From violence risk assessment in emergency departments to connections between bipolar disorder and substance use disorders, here are highlights from the week in Psychiatric Times.
This week, Psychiatric Times® discussed a wide variety of psychiatric issues and industry updates, from violence risk assessment in emergency departments to connections between bipolar disorder and substance use disorders. Here are some highlights from the week.
Phase 3 Study Supports Efficacy, Safety of New Chemical Entity for MDD
Results from a long-term phase 3 study supported the efficacy and safety of a new chemical entity (NCE) for the treatment of major depressive disorder (MDD).
The study—a long-term, open-label, registrational, non-comparative trial known as Study 310—evaluated the safety and efficacy of REL-1017 administered once-daily in patients with MDD over a period of up to 1 year. In it, the investigators found that patients experienced fast, clinically meaningful, and sustained improvements in symptoms of depression and related functional impairment. They also found that REL-1017 was well-tolerated over the course of long-term dosing; noted low rates of adverse events and adverse event-related discontinuations; and detected no additional safety signals. Continue Reading
Violence Risk Assessment in the Emergency Department
Although substantial progress has been made over the past several decades by mental health professionals to undertake suicide risk assessment with more structured approaches, violence risk assessment has lagged despite emerging evidence that highlights violence as a significant issue.
Violence has become an increasingly recognized problem in health care. Rates of violent behavior toward health care workers, especially frontline workers such as nursing staff, are high. Emergency departments (EDs) are notable for their high rates of violent incidents. A recent meta-analysis found that 77% of ED workers were subject to some form of workplace violence. Continue Reading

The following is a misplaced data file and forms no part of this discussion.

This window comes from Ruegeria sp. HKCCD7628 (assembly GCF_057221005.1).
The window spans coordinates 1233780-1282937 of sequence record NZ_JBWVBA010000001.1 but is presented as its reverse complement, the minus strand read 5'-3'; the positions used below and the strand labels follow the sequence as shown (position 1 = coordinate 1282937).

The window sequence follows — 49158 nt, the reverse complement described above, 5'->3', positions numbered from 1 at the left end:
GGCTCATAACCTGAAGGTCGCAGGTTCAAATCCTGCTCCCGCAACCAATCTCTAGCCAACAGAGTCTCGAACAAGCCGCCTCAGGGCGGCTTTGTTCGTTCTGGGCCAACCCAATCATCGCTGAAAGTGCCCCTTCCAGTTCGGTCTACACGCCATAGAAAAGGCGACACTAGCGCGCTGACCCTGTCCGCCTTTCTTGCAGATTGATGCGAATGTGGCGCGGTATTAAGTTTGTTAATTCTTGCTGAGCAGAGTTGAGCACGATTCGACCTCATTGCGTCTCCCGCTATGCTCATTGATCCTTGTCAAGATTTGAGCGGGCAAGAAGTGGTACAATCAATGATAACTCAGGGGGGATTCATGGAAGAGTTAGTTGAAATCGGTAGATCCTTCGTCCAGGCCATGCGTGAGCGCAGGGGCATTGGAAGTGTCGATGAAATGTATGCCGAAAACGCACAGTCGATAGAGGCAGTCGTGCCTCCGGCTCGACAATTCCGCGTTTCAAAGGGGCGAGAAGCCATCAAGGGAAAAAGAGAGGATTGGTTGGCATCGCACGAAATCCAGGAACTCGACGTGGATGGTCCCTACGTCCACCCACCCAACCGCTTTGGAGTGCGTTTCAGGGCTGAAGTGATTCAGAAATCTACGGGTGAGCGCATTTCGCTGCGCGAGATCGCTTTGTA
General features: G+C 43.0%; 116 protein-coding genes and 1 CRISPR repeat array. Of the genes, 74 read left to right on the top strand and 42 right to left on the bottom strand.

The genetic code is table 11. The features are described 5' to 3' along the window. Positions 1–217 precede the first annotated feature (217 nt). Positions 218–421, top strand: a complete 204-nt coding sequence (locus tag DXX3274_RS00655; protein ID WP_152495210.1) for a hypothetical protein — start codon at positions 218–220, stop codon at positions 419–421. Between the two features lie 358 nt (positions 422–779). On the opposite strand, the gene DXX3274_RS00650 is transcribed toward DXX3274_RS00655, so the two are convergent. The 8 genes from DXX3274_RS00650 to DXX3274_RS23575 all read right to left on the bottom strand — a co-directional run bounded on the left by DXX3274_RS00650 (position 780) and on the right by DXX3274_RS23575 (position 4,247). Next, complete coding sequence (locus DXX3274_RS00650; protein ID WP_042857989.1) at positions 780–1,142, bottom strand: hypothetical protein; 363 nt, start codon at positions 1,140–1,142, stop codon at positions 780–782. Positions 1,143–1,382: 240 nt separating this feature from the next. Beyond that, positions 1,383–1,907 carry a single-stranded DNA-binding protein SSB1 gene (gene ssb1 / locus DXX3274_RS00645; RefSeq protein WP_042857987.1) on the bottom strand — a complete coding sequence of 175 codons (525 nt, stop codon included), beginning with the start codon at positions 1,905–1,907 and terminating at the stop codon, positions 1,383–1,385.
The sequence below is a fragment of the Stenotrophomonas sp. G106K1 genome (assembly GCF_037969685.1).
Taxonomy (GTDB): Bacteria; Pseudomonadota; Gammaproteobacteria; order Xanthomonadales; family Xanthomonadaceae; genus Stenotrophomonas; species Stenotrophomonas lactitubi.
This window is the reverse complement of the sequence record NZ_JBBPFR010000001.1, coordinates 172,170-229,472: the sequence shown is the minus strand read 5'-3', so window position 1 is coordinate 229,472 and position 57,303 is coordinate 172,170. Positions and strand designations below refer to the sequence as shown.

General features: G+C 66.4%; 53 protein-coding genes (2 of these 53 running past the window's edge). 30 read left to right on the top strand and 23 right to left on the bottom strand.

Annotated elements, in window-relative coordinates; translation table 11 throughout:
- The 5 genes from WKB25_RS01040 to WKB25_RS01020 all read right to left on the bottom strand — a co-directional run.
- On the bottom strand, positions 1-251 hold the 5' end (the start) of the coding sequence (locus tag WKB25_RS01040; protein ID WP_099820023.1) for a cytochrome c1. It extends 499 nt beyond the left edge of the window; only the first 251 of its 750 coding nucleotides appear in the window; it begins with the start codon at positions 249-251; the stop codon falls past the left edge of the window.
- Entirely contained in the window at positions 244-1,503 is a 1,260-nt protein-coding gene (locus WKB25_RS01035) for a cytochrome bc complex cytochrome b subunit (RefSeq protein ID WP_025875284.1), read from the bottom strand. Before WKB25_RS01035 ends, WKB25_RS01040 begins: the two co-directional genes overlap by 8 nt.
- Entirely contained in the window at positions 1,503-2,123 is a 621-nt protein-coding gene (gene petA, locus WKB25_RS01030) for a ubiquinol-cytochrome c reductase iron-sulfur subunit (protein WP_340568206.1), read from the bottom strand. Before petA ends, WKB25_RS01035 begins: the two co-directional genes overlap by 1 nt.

How Do Treatments for Bipolar Disorder and SUD Affect One Another?
An expert gave a presentation on the connections between bipolar disorder and substance use disorders (SUDs) at the 2023 University of New Hampshire (UNH) Department of Nursing Psychiatric-Mental Health Nurse Practitioner (PMHNP) program’s inaugural Psychopharmacology Conference on September 16.
In the presentation, speaker Stephanie Nichols, PharmD, MPH, BCPS, BCPP, FCCP, described the epidemiology of SUDs in patients with bipolar disorder; discussed some common etiologies between SUDs and bipolar disorder, including genetic, environmental, and socioeconomic factors; and shared some ways SUDs impact the treatment of bipolar disorder and some ways bipolar disorder impacts the treatment of SUDs. Nichols is an associate professor at the University of New England School of Pharmacy. Continue Reading
The Future of Clinical Trials: Diversity, Transparency, and Reform
Clinical trials are vital to the development of new drugs and treatments, but they are not without controversy. In recent years, there have been several high-profile cases where clinical trials have been called into question due to issues with transparency, diversity, and other ethical concerns. One such case involved the controversial clinical trial of the drug aducanumab, which the US Food & Drug Administration (FDA) approved in 2021 despite questions about its efficacy and safety.
The aducanumab controversy has highlighted the need for greater transparency and reform in the clinical trial process. One area that requires particular attention is the lack of diversity in clinical trials. Studies have shown that clinical trials often do not reflect the demographics of the populations that will ultimately use the drug or treatment being tested. This can result in treatments that are less effective for specific populations or that have unexpected adverse effects. Continue Reading
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